Louis Gordon won the first gold medal for the Cayman Islands at the XVIII NatWest International Island Games in Gibraltar with a top clearance of 2.02 metres in the men’s high jump on Sunday.
Gordon watched much of the field get eliminated before showing what he could do at a windy Lathbury Sports Complex.
With the competition narrowed, he cleared height after height with relative ease. When neither eventual silver medallist Benjamin Le Rougetel of Jersey nor Isle of Man’s James Margrave (bronze) were able to clear the bar at 2.02m, with the title already in the bag, Gordon opted not to continue.
“It was a good competition, nothing too hard, but it was a nice experience being in Gibraltar,” said Gordon, who is coming off his final high school season in Jamaica, where he won the Class 1 title with a 2.11m clearance competing for Kingston College.
Despite the swirling winds in the small stadium, Gordon said he was not bothered about the conditions. “The wind was actually at my back, so it didn’t really affect me. The rest of the week was very windy [and] cold, so I guess everything came together nicely,” he said.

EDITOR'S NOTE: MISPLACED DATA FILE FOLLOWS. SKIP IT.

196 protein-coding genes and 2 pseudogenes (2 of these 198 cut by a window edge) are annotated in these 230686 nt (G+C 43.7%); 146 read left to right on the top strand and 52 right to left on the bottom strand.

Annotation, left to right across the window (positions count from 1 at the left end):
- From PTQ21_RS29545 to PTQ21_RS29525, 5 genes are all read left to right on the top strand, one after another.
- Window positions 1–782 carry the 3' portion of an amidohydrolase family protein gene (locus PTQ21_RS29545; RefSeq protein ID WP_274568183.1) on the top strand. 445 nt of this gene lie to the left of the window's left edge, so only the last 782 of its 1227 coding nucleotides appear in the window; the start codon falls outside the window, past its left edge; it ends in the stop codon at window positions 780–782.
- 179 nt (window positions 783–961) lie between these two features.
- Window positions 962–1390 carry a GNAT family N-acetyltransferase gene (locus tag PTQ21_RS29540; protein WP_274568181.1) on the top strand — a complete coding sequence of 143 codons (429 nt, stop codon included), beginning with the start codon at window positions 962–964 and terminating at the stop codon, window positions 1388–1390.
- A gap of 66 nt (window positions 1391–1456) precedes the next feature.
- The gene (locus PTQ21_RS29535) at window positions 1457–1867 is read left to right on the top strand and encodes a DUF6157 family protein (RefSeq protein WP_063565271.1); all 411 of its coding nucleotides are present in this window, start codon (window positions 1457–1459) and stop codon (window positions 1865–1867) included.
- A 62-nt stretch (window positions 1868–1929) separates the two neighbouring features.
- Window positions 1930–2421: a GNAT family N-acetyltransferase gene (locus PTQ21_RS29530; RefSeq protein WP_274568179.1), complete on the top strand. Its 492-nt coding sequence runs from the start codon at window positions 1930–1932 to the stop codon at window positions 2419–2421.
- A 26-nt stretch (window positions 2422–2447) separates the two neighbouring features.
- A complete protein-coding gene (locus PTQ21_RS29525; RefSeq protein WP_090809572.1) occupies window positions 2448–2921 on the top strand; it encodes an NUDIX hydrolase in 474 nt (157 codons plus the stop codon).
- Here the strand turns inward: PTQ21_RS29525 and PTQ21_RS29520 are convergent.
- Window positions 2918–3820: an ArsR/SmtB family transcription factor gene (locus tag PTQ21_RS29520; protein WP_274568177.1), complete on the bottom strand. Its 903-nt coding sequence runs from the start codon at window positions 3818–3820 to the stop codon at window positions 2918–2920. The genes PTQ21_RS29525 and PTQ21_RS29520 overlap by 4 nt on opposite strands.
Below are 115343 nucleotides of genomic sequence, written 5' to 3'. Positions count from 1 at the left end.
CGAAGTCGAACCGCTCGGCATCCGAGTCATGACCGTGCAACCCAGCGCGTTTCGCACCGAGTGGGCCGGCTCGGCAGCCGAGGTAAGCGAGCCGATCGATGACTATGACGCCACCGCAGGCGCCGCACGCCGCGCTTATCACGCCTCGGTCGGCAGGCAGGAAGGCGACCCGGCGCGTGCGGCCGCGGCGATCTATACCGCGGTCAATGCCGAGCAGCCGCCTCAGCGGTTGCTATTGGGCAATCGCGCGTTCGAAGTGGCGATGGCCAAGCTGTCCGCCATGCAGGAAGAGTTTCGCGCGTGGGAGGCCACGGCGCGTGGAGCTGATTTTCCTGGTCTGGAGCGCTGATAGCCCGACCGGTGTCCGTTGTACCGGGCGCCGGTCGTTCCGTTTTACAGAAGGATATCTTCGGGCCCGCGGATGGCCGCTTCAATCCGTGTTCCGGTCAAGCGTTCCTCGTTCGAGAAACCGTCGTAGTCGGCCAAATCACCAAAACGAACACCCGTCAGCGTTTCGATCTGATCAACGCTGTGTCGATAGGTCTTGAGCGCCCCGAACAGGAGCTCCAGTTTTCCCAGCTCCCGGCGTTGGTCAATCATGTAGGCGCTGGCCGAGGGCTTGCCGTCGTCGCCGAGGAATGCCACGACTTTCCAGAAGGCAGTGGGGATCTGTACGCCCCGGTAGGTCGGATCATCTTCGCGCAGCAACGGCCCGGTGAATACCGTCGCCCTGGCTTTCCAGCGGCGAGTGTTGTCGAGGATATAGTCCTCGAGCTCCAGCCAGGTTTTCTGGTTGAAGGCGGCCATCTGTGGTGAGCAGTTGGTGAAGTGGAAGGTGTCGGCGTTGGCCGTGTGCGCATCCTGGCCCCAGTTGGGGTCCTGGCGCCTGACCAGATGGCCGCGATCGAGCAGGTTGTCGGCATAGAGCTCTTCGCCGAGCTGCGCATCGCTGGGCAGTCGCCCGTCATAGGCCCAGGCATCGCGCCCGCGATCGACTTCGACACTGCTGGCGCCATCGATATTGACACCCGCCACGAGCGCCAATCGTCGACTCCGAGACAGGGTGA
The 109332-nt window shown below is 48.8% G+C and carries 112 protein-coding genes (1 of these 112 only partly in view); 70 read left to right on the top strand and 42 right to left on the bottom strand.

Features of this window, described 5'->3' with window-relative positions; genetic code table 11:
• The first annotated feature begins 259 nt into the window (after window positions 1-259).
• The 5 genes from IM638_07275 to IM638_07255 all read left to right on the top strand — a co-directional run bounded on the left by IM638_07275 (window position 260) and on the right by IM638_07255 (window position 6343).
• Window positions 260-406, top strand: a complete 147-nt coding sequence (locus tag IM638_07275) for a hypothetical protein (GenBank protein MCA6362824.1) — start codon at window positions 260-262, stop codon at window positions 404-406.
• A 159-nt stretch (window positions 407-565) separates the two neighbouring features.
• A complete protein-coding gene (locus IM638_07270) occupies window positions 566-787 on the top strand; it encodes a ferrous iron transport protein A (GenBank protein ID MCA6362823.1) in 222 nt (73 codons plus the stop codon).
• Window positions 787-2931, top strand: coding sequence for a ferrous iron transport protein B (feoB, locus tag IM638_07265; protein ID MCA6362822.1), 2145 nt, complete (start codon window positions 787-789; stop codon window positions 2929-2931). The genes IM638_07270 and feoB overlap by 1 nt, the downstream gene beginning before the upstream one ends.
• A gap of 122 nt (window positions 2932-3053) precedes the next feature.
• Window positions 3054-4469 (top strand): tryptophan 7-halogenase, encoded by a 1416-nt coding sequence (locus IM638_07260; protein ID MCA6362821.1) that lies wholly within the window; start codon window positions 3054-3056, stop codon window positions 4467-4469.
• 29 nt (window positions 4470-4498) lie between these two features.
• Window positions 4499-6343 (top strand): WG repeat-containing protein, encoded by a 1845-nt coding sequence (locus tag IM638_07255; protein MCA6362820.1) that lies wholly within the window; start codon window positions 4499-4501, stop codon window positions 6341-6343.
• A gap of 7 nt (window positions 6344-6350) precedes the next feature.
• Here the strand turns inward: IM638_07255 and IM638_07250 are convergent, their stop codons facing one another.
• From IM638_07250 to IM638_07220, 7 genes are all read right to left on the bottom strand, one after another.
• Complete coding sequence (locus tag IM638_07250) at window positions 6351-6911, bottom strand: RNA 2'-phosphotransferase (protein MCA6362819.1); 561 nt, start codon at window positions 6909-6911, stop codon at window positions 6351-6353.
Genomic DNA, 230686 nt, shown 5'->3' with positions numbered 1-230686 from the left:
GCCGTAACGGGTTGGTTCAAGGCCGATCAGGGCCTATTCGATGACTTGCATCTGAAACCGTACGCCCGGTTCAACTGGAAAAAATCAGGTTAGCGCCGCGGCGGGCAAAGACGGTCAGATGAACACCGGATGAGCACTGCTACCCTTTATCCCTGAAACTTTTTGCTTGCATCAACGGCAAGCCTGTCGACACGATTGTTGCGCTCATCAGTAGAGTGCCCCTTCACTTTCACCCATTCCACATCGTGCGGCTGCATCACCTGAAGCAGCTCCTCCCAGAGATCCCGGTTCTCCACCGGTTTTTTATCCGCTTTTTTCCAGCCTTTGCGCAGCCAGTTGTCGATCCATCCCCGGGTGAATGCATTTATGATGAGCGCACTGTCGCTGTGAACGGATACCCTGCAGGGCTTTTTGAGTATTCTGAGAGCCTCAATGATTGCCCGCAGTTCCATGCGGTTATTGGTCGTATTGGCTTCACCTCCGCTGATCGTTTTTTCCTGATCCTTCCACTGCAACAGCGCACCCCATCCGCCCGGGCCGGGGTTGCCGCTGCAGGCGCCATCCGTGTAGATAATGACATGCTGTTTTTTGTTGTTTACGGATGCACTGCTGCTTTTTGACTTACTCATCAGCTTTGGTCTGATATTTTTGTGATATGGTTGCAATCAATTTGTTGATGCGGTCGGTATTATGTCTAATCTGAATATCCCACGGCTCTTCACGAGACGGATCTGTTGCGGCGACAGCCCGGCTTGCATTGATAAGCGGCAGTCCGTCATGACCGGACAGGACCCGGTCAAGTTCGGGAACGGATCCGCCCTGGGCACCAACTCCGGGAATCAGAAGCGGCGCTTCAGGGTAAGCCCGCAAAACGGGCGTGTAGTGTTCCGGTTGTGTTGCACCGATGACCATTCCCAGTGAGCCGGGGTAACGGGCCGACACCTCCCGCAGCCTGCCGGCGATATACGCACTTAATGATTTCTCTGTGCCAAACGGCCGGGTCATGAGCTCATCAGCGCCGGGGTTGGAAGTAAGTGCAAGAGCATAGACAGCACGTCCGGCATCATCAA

Having finished one spot off the podium at the CARIFTA Games at home in April, Gordon was pleased to have a gold medal hanging around his neck this time around. “I really wanted to get the medal in Cayman, but altogether God is good and everything came together in time.”
The medal was Cayman’s 100th gold since making its Island Games debut in Gotland, Sweden in 1999, and the country’s 238th medal overall.
Meantime, Anissa Owen and Aijah Lewis were finalists in the women’s long jump on Sunday, when both had their best performances of the season.
Owen finished fifth with a best leap of 5.69 metres, which would have broken the Cayman Islands national record of 5.66m she set in May had it not been for a +4.10 m/s tailwind.
Kart Ounapouu of the Estonian island of Saaremaa won gold with 6.19m, which would have been a Games record had it not been for the +3.7 m/s wind at her back.
“It was a pretty decent competition. I was in third place for five rounds, but in the final round the other girls overtook me. All in all, it was a good competition,” Owen said.
Meantime, Lewis finished in a three-way tie for eighth with a top distance of 5.34m. “I gave it my all and it got my season’s best, so I’m happy with my performance,” Lewis said, noting the tricky weather conditions at the newly constructed venue. “Even though the weather was back and forth, I still tried to put out my all.”
Owen also made note of the weather. “It was a bit chilly, then it got hot,” she said, adding “[it was] a bit on and off, but bearable.”
Both are set to compete in the women’s 4x100m relay, with the heats set for Tuesday evening. Lewis is also down for the high jump on Wednesday. She won a bronze medal in that event two years ago in Gotland.